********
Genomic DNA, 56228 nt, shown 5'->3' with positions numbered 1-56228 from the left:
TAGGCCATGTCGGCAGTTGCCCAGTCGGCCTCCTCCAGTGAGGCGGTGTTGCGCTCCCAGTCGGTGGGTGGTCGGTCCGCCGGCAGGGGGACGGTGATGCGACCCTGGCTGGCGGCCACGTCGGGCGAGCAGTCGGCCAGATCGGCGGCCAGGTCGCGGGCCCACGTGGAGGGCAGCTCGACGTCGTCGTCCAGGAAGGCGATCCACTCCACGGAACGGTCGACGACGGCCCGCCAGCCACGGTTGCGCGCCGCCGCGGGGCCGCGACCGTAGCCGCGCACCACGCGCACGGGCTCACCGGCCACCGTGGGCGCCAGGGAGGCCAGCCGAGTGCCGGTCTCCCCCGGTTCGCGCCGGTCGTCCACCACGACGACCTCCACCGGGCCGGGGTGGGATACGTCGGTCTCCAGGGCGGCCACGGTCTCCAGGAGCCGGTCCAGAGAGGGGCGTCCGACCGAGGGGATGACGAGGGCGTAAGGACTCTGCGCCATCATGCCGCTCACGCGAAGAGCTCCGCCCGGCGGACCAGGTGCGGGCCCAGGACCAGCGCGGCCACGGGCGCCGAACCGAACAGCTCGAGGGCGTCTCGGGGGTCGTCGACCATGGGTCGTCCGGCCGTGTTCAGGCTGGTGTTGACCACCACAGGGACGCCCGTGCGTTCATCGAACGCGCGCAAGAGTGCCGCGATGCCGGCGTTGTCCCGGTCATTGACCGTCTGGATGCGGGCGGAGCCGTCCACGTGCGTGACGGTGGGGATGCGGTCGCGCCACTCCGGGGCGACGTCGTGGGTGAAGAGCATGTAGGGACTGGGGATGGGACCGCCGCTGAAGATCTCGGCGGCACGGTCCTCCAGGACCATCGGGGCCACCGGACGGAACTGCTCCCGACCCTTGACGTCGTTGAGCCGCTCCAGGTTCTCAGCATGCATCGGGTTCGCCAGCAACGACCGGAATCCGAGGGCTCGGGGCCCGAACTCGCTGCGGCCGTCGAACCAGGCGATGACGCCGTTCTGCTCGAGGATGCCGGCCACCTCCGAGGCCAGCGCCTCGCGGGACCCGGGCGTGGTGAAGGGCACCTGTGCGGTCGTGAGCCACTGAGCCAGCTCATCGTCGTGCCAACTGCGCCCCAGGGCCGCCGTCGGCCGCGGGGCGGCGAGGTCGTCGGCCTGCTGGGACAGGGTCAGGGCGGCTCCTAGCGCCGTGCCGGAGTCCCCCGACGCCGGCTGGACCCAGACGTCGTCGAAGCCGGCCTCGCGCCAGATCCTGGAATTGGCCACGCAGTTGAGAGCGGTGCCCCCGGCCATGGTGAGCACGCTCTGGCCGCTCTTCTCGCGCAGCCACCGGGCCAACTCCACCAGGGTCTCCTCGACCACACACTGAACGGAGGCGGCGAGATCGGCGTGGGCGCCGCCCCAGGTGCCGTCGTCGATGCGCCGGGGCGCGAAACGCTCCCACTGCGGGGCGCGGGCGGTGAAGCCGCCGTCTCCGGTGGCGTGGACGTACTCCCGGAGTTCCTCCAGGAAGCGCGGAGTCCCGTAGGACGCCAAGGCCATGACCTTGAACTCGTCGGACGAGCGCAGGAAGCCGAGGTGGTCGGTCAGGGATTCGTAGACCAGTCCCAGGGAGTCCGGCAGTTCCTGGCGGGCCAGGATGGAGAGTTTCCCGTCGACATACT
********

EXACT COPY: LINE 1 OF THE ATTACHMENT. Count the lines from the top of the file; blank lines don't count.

Genomic DNA, 56228 nt, shown 5'->3' with positions numbered 1-56228 from the left: